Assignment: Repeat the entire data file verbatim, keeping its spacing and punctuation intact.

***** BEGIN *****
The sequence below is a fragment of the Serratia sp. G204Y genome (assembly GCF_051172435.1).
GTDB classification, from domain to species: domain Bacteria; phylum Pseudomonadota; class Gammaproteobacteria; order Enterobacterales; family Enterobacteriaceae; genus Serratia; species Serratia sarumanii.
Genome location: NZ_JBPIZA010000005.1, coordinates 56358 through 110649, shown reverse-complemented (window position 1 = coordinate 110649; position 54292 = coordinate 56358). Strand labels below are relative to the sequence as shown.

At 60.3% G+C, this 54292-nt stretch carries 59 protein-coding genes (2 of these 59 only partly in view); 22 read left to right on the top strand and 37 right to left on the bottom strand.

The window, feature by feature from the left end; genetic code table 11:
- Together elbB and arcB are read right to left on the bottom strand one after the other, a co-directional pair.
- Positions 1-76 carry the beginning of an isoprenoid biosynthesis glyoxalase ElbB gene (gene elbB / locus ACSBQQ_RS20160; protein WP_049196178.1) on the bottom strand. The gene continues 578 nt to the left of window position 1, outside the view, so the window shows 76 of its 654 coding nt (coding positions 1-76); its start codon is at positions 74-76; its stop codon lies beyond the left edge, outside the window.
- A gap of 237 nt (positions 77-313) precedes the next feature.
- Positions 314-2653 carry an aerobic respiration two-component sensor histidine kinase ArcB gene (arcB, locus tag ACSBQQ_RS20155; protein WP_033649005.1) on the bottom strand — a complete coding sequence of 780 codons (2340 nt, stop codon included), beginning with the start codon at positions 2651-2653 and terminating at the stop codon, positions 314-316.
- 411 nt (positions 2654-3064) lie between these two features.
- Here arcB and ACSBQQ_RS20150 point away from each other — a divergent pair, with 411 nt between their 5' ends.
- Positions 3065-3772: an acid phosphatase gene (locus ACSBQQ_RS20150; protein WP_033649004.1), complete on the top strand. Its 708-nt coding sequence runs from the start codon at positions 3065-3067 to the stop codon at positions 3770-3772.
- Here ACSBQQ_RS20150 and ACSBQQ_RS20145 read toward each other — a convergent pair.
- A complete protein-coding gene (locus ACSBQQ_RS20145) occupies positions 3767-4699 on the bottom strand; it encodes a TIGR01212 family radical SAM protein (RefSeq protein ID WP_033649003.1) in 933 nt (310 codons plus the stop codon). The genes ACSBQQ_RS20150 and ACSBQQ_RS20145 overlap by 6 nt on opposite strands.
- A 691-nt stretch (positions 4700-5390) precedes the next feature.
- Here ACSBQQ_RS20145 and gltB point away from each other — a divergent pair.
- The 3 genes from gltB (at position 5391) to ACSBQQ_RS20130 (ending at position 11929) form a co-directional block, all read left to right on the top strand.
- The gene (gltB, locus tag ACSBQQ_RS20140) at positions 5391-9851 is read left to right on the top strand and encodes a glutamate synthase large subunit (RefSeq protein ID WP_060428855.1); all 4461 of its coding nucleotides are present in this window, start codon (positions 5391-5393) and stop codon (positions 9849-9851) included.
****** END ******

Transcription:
The sequence below is a fragment of the Serratia sp. G204Y genome (assembly GCF_051172435.1).
GTDB classification, from domain to species: domain Bacteria; phylum Pseudomonadota; class Gammaproteobacteria; order Enterobacterales; family Enterobacteriaceae; genus Serratia; species Serratia sarumanii.
Genome location: NZ_JBPIZA010000005.1, coordinates 56358 through 110649, shown reverse-complemented (window position 1 = coordinate 110649; position 54292 = coordinate 56358). Strand labels below are relative to the sequence as shown.

At 60.3% G+C, this 54292-nt stretch carries 59 protein-coding genes (2 of these 59 only partly in view); 22 read left to right on the top strand and 37 right to left on the bottom strand.

The window, feature by feature from the left end; genetic code table 11:
- Together elbB and arcB are read right to left on the bottom strand one after the other, a co-directional pair.
- Positions 1-76 carry the beginning of an isoprenoid biosynthesis glyoxalase ElbB gene (gene elbB / locus ACSBQQ_RS20160; protein WP_049196178.1) on the bottom strand. The gene continues 578 nt to the left of window position 1, outside the view, so the window shows 76 of its 654 coding nt (coding positions 1-76); its start codon is at positions 74-76; its stop codon lies beyond the left edge, outside the window.
- A gap of 237 nt (positions 77-313) precedes the next feature.
- Positions 314-2653 carry an aerobic respiration two-component sensor histidine kinase ArcB gene (arcB, locus tag ACSBQQ_RS20155; protein WP_033649005.1) on the bottom strand — a complete coding sequence of 780 codons (2340 nt, stop codon included), beginning with the start codon at positions 2651-2653 and terminating at the stop codon, positions 314-316.
- 411 nt (positions 2654-3064) lie between these two features.
- Here arcB and ACSBQQ_RS20150 point away from each other — a divergent pair, with 411 nt between their 5' ends.
- Positions 3065-3772: an acid phosphatase gene (locus ACSBQQ_RS20150; protein WP_033649004.1), complete on the top strand. Its 708-nt coding sequence runs from the start codon at positions 3065-3067 to the stop codon at positions 3770-3772.
- Here ACSBQQ_RS20150 and ACSBQQ_RS20145 read toward each other — a convergent pair.
- A complete protein-coding gene (locus ACSBQQ_RS20145) occupies positions 3767-4699 on the bottom strand; it encodes a TIGR01212 family radical SAM protein (RefSeq protein ID WP_033649003.1) in 933 nt (310 codons plus the stop codon). The genes ACSBQQ_RS20150 and ACSBQQ_RS20145 overlap by 6 nt on opposite strands.
- A 691-nt stretch (positions 4700-5390) precedes the next feature.
- Here ACSBQQ_RS20145 and gltB point away from each other — a divergent pair.
- The 3 genes from gltB (at position 5391) to ACSBQQ_RS20130 (ending at position 11929) form a co-directional block, all read left to right on the top strand.
- The gene (gltB, locus tag ACSBQQ_RS20140) at positions 5391-9851 is read left to right on the top strand and encodes a glutamate synthase large subunit (RefSeq protein ID WP_060428855.1); all 4461 of its coding nucleotides are present in this window, start codon (positions 5391-5393) and stop codon (positions 9849-9851) included.